By Kaitlyn McCormick
In a national climate that some may argue has quickly grown polarized and politicized, institutions of higher education have made concepts of diversity, equity and inclusion (DEI) a quick selling point, Rider being no exception. Varying perspectives and topics in education like LGBTQ+ rights and critical race theory (CRT) have been criticized and even banned in different schools across the U.S., and the politicization of education has defined the importance of diversifying curriculum available to students, which has become an integral part of university discussion.
Piloting a new course
Part of the application of including more DEI threads in curriculum at Rider has included the freshman year experience course (FYS101), which started its first of a three-year pilot this past fall.
According to Cynthia Martínez, Spanish and Latinx studies professor as well as the faculty director of the course, the Fall 2022 program held nine sessions with around 160 students enrolled.
While a large part of the course includes preparing students for the college experience and acquainting them with resources and expectations, the course also serves as a foundation for instilling DEI elements of curriculum into incoming students: a main component of the course, according to Martínez, is “engaging with diversity and social justice.”
Last semester, all nine sections of the course read from the anthology “Tales of Two Americas,” a multi-genre piece dealing with topics of inequity in the U.S.
“That was the common read that all instructors used in their FYS course as a way to kind of bridge some topics related to diversity and social justice, and then each instructor kind of brought their own perspective, expertise, background into how they approach those conversations,” Martínez said.
While the course isn’t yet a requirement for first-year students, that is the goal for the end of the pilot.
“My academic background is in Latinx studies,” Martínez said. “For a long time, I’ve seen the value and the benefits of exploring experiences and narratives and concepts that… the kind of dominant majority in the U.S. is diverse.”
Reevaluating global perspectives
College of Arts and Science (CAS) Dean Kelly Bidle described Student Government Association (SGA)President Andrew Bernstein as the “student champion” of the request to administration to include more DEI concepts in academic curriculum, starting with the general education global and social perspectives requirement.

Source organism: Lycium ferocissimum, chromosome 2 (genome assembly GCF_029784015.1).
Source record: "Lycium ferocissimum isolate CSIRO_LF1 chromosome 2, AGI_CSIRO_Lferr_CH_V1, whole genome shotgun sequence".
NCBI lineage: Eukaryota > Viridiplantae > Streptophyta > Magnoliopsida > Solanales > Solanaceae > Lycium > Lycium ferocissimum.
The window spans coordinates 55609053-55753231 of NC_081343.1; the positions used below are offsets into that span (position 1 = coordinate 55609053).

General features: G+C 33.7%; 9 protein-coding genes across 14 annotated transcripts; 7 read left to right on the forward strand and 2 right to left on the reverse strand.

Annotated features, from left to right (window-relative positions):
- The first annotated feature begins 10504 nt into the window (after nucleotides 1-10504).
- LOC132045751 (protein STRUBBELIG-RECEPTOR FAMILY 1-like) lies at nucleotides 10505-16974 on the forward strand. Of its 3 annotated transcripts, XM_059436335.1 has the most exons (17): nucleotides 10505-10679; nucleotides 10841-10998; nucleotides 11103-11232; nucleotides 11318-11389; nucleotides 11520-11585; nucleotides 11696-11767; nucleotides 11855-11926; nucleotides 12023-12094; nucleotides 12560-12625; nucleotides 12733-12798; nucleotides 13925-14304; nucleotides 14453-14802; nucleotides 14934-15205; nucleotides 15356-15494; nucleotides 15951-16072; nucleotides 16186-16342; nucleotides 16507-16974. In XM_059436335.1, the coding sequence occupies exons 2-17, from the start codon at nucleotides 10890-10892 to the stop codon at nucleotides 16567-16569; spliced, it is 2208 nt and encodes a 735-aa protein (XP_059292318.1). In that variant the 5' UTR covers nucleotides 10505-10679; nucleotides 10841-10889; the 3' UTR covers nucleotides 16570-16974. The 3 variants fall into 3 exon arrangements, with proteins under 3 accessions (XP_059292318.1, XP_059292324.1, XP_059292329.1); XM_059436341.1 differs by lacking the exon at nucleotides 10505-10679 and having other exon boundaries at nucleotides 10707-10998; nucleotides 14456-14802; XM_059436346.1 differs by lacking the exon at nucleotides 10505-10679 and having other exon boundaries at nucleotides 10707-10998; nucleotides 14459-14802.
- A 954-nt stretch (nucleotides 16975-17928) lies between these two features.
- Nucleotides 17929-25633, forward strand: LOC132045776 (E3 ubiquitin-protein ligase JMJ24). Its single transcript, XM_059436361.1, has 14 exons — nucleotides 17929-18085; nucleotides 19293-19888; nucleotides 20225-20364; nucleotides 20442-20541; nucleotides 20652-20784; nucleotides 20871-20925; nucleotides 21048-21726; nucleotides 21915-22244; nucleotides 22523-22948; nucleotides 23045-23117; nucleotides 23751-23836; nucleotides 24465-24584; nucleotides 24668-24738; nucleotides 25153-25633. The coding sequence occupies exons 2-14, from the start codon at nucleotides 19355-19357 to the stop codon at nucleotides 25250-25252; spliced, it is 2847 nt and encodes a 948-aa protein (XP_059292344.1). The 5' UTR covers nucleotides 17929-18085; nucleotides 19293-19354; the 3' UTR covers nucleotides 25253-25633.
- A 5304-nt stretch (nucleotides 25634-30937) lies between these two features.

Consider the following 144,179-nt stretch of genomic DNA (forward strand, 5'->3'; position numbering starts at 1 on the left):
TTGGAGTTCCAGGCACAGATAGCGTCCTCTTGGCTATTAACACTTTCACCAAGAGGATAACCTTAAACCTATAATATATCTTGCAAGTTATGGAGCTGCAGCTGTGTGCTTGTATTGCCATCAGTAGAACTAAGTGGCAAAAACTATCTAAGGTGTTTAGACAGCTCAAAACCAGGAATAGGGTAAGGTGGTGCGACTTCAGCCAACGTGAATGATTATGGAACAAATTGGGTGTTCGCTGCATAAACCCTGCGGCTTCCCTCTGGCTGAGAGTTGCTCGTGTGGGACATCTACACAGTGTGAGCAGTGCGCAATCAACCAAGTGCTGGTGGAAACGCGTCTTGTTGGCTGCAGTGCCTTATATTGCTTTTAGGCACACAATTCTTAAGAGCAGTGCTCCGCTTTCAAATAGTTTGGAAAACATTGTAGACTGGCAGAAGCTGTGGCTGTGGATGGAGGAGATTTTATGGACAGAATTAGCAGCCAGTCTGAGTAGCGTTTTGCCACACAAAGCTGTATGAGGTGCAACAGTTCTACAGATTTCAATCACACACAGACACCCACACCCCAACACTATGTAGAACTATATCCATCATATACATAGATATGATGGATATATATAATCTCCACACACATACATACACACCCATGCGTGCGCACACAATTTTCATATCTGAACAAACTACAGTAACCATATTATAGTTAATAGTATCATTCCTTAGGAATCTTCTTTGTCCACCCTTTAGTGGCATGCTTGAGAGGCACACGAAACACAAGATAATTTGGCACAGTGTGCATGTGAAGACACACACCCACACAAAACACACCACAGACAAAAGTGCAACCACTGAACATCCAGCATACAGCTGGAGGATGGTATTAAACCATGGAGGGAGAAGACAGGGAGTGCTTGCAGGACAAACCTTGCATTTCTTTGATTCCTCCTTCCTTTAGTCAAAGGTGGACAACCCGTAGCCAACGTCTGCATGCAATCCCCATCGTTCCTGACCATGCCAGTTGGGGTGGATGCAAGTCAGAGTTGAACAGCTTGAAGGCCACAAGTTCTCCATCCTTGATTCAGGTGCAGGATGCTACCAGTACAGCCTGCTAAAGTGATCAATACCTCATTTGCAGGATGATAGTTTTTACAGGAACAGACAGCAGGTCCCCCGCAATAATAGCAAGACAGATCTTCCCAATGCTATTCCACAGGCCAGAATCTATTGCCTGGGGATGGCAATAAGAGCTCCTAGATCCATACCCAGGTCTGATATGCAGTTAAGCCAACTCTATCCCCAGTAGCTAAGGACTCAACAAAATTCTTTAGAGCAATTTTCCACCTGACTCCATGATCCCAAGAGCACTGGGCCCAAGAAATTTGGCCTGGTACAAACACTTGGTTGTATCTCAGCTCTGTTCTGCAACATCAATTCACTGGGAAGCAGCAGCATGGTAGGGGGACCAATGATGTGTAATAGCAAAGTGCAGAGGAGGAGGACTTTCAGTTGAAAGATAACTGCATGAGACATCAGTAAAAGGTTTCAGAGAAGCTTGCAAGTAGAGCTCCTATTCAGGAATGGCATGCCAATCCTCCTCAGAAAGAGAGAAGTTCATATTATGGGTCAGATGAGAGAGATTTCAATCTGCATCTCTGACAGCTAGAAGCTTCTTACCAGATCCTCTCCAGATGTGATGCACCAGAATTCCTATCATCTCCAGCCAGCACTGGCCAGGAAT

Bernstein, a senior political science major explained that part of the push to incorporate more DEI concepts into curriculum was to take a look at what courses may not fully fit the bill.
“We tried to figure out where some weaknesses might be, and I think the biggest one is in the [CAS] in terms of the courses listed under global perspectives and social perspectives, [they] don’t necessarily require students to take a course that is DEI centered … you can take a global perspective course that’s completely unrelated to anything that’s going to teach you a different perspective,” Bernstein said.
Though FYS is a new course prospect to Rider’s tackling of DEI, the slated elimination
and archival for certain courses by the university’s Prioritization Task Force, provost and president has received backlash.
The elimination of the American Studies program, which housed courses that serviced multiple majors across the university, drew concerns from the program’s director, Mickey Hess. He feared the absence of popular courses would provide less opportunities for students to learn directly about Black and diverse philosophies in their general education requirements.
Chief Diversity Officer Barbara J. Lawrence said that while the conversation surrounding course prioritization did not directly include her prior and during her 2021 joining to the university, DEI standards should and will be consulted in future curriculum decisions.
“I can say that moving forward, when decisions are made about courses and our students coming in, DEI will be in front because we are looking at what students are interested in,” Lawrence said. “We will definitely take that into consideration in course design, in co-curricular programming. We will work with faculty and staff to make sure that we are lifting up DEI more intentionally.”
DEI and education
While Martínez noted that the FYS course was currently open to CAS and business students, it may be possible for
first-year students in the College of Education to take the course in the future, according to the Chair of the Department of Teacher Education Susan Dougherty.